The walls – Around Tipón there are the remains of a high-rise wall, which should have served as protection against possible enemy invasions. When the Incas achieved peace with their close neighbors, this wall fell into disuse. In the place the remains of an ancient wall of several kilometers from a pre-Inca culture were discovered.

The qhapac ñan – The upper part of Tipón is crossed by a part of the network of Inca roads known as the ‘qhapac ñan’. This network of roads indicated the importance of the site for the Inca worldview, since they only connected the network of citadels and temples of greater importance. The Qhapac ñan covered more than 30 thousand kilometers, reaching part of the current countries of Peru, Bolivia, Ecuador, Colombia, Chile and Argentina.

El Mirador de Cruz moqo – This observatory located at the top of Tipón (on the mountain that is at the highest) was an important huaca or shrine. It was part of the network of sacred places located in the ‘ceques’ or sacred roads of the Incas. Its name means ‘top where there is a cross’. From there you have a scenic view of Tipón and the city of Cusco.

How much does the visit cost?

Most tourists visit Tipón through the half-day ‘South Valley Tour Cusco’. This tour has a cost of approximately US $ 70 per person (the price varies depending on the tourism agency). The service includes everything you need for the trip, including the entrance to Tipón as well as the archaeological site of Piquillacta and the church of the town of Andahuaylillas.

If you are going on your own, a good option is to buy the Cusco Tourist Ticket, which includes the entrance to Tipón and other places, including museums in Cusco. The cost of these tickets is approximately 22 US dollars. Then you must go to Tipón by taxi or public service bus. You can choose the ‘Los Leones’ service whose ticket has a cost of 2 Peruvian soles (0.6 US dollars approximately). Once in the town of Tipón, you must take a taxi that will take you to the archaeological site in a few minutes (2 US dollars on average).

Hours of Operation

The archaeological site of Tipón is open to tourists every day of the year from 7 in the morning until 6 in the afternoon.

Gastronomy in Tipón

In the town of Tipón, in addition to the Inca archaeological site, there are dozens of country restaurants whose most popular dish is the ‘baked guinea pig’. This Cusco dish uses cuy (guinea pig) as its main ingredient. It comes with baked potatoes and noodles. Another very famous dish in Tipón is the baked pork. Cusco people usually go there to enjoy these dishes.

What to bring

When you visit Tipón do not forget to bring with you:

  • Raincoat for rains.
  • Cap, hat or some type of sunscreen.
  • Light comfortable clothes for the day.
  • Comfortable sneakers.
  • Some snack.
  • Drinks.
  • Passport or identity document.
  • Cash.

How’s the weather?

The archaeological site of Tipón has a temperate and cold climate. During the day temperatures can reach 22ºC. (71.6ºF) while at night the cold can drop to 0ºC. (32ºF). There are two distinct seasons during the year: the dry season (from April to October) and the rainy season (from November to March). January, February and March are the rainiest months of the year.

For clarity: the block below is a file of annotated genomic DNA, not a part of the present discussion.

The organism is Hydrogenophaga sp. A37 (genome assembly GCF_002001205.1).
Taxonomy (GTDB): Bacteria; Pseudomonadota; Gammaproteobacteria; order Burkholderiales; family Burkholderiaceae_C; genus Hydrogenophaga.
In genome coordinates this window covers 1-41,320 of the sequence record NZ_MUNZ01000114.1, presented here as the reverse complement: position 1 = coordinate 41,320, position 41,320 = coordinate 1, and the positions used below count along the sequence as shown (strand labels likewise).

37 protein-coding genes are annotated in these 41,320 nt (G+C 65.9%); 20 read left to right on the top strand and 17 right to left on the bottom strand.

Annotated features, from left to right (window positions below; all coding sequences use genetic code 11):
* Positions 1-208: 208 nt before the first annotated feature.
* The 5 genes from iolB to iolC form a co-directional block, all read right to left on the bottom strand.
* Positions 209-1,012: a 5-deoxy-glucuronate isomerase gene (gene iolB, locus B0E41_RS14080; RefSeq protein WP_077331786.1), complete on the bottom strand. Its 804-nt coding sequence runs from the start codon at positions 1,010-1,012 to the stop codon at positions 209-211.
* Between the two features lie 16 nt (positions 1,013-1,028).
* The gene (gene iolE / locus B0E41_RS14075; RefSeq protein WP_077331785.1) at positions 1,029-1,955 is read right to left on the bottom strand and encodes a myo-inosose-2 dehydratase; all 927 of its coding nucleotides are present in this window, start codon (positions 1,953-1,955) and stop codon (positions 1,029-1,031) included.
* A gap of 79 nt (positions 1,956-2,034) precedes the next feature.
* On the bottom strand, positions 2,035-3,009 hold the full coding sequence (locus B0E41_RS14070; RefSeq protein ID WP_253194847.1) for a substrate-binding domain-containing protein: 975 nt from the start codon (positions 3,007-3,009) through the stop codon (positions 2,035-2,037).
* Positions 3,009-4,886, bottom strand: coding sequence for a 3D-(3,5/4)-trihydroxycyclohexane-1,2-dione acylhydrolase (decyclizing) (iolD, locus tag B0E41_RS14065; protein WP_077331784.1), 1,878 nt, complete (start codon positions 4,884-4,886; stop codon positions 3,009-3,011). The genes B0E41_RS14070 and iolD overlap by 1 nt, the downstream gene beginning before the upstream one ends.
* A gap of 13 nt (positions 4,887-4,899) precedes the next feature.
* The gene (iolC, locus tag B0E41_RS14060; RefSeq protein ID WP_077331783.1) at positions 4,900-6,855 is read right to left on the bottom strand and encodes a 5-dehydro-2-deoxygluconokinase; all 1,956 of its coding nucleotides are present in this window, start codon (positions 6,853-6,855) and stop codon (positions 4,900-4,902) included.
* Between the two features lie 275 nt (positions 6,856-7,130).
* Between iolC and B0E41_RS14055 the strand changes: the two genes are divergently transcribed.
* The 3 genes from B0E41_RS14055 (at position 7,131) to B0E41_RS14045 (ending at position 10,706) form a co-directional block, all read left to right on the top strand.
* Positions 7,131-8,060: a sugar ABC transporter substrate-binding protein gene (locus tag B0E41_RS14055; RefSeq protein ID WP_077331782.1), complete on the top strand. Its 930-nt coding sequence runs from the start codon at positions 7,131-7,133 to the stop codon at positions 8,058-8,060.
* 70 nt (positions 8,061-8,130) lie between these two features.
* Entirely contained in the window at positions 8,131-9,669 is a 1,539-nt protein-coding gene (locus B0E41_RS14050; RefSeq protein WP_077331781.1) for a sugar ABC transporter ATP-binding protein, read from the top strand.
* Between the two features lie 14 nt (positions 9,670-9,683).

Tipón in images

Start of trek in Tipon
Inka Aqueduct in Tipon
See more traveler pictures

More information

Tipón is the first destination of the famous ‘South Valley Cusco Tour’, which lasts half a day and includes a visit to Piquillacta and Andahuaylillas. The archaeological site of Piquillacta was an immense citadel belonging to the important pre-Inca culture called ‘Wari’. Andahuaylillas is a famous Quechua town whose main attraction is the church of San Pedro, known as the ‘Sistine Chapel of America’ for its crowded decoration full of canvases, gold leaf objects, wooden sculptures, pieces of saints and more.

Water played an important role in the most outstanding constructions of the Incas. For the Incas, this element was vital for agriculture and subsistence. Another of the archaeological sites that were water worship was Tambomachay, located on the outskirts of the city of Cusco. This place is also called ‘The Inca baths’, due to the fine channels and water reservoirs that, it is believed, were the exclusive use of the Inca emperor.

Tips for the visit

Tipón has an average altitude of 3,560 meters above sea level (11,670 feet of altitude). At this elevation the visitor may feel some of the symptoms of altitude sickness (soroche) whose main symptoms are fatigue, nausea and headache. Although the symptoms usually disappear on their own after one or two days of adaptation, a good idea is to drink plenty of water, such as the famous ‘mate de coca’ (infusion made from coca leaf).

Near the archaeological site of Tipón there is a local zoo where it is possible to see some characteristic animals of Peru such as the Andean condor, the llama, the vicuña, the puma, the macaw and others. A good idea during your visit to Tipón is to visit this zoo. The cost of admission is only 5 Peruvian soles (approximately 2 US dollars).